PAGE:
Before Fibromyalgia hit me last March, I was a whirlwind of activity. I didn’t know the meaning of the word pace and if I asked someone for help, it usually involved opening jars and killing spiders. If I was busy at work, I was on the balls of my feet, speed-walking through the bank, sometimes standing up to complete tasks because sitting would only slow me down. At home there was always something to clean, pick-up or put away. I’d save all the hard cleaning for the weekend and spend the majority of one of those days dancing my way through laundry, dishes, floors, bathroom and toys. In the spring and summer, I liked to walk the three blocks to work, sometimes walking home for lunch as well. We would go to the Denver Zoo and walk through the entire zoo in one trip. I regularly walked with my kids to collect the mail, to play at the park where I would be the monster and chase them around the playground equipment, and to the library. Energy was limitless, re-filled with a power-nap, boosted by a cup of coffee.
Since I was diagnosed in November of 2011, I have had to learn so many new things. The most important thing I have to focus on, in everything I do, is that I only have half the energy I think I have, and if I use too much, then I will be paying it back. Before I do something, I have to decide whether I have enough energy to complete the task. I have to separate everything on my list of things to do into Have, Need and Want. The Have category is made up of things that I have to do daily, that I cannot hand off to someone else. Eating. Taking care of my kids. Taking a shower and getting myself dressed. Exercising. The Need category is made up of things that I need to do, but can ask for help if need be. Wash dishes. Wash clothes. Take care of my cats. Picking the kids up from school and helping the kids with homework. The Want category is pretty obvious. Crafts. Shopping. Video games. Movies. Reading. Here is where it gets tricky. I’m supposed to do what I want last, but I’m still supposed to take “Me Time” every day as well. What is “Me Time”, you may ask. I’m a married, mother of three so this is a work-in-progress. The only “Me Time” I get is when the kids and hubby aren’t home or when I’m in the bathroom with the door locked.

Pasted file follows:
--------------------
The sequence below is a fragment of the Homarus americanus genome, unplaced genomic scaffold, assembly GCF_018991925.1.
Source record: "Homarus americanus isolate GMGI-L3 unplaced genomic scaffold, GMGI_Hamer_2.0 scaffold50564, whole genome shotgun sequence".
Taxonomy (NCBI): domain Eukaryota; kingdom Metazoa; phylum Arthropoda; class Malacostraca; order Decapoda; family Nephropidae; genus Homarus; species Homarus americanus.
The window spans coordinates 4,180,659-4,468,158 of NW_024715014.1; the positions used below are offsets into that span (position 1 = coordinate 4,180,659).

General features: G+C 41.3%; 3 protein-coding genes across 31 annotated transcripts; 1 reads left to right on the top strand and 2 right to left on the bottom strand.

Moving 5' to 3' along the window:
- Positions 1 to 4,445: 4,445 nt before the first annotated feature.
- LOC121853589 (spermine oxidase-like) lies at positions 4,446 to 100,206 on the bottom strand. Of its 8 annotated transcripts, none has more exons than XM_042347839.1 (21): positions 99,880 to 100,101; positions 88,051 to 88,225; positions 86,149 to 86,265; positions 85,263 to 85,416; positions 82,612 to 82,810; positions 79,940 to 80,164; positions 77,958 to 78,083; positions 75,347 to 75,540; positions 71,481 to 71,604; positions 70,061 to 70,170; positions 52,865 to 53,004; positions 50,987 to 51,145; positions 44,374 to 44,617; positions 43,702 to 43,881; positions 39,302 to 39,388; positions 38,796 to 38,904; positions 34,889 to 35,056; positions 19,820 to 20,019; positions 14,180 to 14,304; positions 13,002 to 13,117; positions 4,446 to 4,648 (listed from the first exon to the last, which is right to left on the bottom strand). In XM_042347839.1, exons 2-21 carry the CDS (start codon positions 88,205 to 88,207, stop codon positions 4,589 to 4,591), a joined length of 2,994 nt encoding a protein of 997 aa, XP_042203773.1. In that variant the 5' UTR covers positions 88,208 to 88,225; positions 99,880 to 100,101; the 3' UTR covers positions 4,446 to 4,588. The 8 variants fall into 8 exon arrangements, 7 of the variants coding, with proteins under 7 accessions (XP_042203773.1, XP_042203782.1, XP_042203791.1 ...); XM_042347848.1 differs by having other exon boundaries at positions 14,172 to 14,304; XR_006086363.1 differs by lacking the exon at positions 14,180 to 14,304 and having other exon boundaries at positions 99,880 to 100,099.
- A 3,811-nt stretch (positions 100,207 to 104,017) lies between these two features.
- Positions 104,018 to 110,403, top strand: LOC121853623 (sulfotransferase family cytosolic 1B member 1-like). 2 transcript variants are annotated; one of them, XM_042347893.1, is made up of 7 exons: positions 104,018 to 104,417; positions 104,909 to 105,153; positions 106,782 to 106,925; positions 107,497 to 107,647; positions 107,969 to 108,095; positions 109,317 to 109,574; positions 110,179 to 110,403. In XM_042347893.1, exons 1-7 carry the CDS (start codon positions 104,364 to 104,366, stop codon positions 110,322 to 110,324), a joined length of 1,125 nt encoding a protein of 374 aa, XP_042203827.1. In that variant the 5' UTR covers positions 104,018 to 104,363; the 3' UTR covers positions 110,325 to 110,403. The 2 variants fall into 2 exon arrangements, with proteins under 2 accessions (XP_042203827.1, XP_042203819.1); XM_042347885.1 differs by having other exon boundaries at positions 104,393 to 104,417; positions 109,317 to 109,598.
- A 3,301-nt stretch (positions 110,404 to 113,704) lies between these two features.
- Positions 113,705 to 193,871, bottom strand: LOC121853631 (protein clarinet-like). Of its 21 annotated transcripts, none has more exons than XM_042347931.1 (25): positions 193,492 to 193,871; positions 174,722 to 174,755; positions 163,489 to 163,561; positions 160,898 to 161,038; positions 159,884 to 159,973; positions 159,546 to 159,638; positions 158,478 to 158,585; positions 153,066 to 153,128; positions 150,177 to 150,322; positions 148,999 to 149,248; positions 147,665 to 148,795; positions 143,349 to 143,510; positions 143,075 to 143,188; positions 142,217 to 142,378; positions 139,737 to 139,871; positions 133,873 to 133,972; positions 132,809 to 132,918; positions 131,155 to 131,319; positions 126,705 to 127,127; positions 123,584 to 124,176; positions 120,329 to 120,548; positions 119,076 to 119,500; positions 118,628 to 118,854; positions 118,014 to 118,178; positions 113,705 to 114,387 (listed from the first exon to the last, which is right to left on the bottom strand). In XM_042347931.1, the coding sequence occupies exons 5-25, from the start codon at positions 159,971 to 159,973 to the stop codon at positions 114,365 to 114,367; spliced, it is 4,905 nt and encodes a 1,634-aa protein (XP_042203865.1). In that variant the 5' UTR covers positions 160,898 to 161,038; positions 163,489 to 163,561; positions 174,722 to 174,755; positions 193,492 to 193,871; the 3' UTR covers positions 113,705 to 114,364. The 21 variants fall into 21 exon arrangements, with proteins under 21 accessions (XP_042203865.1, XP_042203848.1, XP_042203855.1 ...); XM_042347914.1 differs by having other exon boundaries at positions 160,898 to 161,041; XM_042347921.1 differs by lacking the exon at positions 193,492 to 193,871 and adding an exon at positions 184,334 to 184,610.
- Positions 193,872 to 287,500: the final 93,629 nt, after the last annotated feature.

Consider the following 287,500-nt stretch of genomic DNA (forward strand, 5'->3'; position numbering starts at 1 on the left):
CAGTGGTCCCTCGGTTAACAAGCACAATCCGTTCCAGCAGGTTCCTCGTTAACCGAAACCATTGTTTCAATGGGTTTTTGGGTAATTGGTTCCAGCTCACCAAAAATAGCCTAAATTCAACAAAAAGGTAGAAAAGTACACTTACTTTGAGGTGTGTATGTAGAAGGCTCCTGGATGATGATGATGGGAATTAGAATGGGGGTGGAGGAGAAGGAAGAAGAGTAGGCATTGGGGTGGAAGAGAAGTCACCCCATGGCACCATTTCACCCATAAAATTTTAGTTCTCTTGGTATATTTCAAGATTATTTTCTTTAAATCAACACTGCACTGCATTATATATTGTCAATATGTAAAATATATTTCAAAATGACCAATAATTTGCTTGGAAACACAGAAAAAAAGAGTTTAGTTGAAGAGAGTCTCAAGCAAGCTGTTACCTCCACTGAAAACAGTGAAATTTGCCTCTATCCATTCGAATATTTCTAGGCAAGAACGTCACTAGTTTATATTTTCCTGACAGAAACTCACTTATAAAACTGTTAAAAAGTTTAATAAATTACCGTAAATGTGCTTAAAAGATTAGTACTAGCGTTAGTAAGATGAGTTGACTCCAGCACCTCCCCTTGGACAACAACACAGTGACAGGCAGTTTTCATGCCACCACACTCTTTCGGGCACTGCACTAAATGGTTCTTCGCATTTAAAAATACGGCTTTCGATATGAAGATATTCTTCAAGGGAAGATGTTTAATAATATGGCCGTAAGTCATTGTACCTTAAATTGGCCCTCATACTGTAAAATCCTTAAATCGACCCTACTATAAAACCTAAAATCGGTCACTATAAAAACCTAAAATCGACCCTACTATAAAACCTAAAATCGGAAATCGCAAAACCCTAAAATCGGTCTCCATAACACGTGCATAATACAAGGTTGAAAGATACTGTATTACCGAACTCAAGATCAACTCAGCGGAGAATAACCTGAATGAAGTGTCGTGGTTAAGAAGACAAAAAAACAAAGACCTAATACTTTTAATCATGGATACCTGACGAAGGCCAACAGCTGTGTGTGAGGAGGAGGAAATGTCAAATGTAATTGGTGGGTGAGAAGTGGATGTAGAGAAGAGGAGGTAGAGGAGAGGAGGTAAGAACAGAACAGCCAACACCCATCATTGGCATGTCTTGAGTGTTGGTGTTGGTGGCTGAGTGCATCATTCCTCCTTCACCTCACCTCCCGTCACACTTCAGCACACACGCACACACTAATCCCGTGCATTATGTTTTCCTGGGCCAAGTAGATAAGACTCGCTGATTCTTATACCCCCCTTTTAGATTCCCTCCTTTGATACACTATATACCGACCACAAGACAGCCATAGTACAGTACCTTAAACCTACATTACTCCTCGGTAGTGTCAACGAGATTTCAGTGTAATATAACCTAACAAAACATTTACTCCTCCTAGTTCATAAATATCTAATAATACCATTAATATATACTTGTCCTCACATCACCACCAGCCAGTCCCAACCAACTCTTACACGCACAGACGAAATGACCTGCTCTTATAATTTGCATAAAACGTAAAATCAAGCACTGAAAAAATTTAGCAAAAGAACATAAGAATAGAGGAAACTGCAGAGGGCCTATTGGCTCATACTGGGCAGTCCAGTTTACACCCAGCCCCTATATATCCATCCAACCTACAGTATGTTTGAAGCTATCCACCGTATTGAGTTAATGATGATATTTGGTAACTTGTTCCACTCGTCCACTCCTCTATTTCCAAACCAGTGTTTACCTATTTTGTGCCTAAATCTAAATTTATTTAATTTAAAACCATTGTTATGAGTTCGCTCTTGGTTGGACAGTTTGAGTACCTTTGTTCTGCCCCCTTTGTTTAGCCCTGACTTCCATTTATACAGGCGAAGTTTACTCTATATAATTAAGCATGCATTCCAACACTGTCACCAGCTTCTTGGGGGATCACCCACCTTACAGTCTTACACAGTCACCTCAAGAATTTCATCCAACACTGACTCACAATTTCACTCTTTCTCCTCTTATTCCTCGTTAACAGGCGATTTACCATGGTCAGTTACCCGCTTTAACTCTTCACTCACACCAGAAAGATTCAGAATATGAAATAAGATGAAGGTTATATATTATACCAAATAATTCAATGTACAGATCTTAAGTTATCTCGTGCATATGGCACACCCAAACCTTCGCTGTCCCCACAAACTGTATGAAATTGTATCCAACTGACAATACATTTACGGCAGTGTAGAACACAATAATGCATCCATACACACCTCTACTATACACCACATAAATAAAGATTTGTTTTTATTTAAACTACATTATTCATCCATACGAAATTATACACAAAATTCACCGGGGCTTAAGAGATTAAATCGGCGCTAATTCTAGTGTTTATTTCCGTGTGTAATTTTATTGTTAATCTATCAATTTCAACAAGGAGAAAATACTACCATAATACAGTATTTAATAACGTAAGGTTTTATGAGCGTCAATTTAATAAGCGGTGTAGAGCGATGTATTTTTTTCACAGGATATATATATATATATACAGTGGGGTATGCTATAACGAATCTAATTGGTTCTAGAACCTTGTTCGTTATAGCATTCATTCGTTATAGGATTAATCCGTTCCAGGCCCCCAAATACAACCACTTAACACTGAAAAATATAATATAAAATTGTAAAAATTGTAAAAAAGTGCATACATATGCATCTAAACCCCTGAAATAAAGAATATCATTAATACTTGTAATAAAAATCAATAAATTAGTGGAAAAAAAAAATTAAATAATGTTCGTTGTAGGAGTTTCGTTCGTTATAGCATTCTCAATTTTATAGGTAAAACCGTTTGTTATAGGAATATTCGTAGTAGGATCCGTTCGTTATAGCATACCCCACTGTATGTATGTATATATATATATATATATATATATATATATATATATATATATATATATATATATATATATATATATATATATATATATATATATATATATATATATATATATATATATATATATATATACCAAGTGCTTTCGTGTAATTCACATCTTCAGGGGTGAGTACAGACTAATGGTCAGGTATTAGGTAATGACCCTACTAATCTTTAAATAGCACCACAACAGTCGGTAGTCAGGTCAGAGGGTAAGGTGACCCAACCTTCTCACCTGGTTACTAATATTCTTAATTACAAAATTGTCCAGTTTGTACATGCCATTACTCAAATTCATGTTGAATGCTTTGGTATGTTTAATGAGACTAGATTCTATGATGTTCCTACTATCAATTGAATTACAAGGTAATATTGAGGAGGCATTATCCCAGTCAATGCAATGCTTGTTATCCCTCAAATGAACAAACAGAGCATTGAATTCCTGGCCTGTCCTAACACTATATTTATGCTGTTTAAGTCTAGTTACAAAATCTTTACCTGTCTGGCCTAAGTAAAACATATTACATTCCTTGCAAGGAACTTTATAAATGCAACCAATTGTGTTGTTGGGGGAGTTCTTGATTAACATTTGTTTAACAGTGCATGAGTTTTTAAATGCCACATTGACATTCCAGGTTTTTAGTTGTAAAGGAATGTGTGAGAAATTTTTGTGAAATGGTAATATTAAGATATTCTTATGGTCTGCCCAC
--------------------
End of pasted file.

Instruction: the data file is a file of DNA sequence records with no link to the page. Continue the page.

I’m still learning how to pace myself. After I shake of the morning fog, around 10 am or so, I have a couple hours to try to get what I need, have and want to get accomplished, done. I rest in between, trying to not get lost in Facebook, Pinterest, or any of the other online mags I go to every day. I can always tell when I’ve over done it because the next day my arms feel like they weigh 50 pounds and I whine a lot. I feel like I have the flu, achy and I just want to sleep. On days like that, I do some yoga or pilates and my daughter and I eat peanut butter and jelly sandwiches because they are easy to make. I’ve called my parents on days like this and they’ve driven an hour-and-a-half to come take care of me.
The last time we went to the zoo, my husband pushed me in a wheelchair. I’ve decided that I don’t ever want to do that again, no matter how much pain or agony it causes. In a visit to the Denver Museum of Nature and Science last week, I felt physically ill by the end of the two hours we spent there. Sure I missed some moments with my husband and kids because I was looking for a place to sit while they walked around but the moments we did have were priceless. My daughter and I walked to the library yesterday, a little over two blocks, and I was feeling light-headed by the time we made it there, wondering if I was going to be able to make it home. I then had to pick up the kids from school, stop by the bank and I promised my daughter some sledding that she’d been begging for, so we went to the park. It was such a nice day and it felt so good to be out enjoying the sunshine despite the wind. I ached from my head to my toes last night. I was dozing off at 7:30 and in bed, dead to the world, by 8:30. If my energy had a meter, I was on empty. I over did it. It was totally worth it though. My little one had such a huge smile on her face when we left the park. Today I’m writing my blog, though a storm is coming in so my joints hurt. I’m cutting up magazines so I can organize them into a format that doesn’t make me crazy and throwing away the rest. It is a beautiful day, the sun is shining and I am dozing off. Life is beautiful despite its hardships. I push the pain and the fatigue to the back of my mind and though I suffer later, these are the moments I want my children to remember.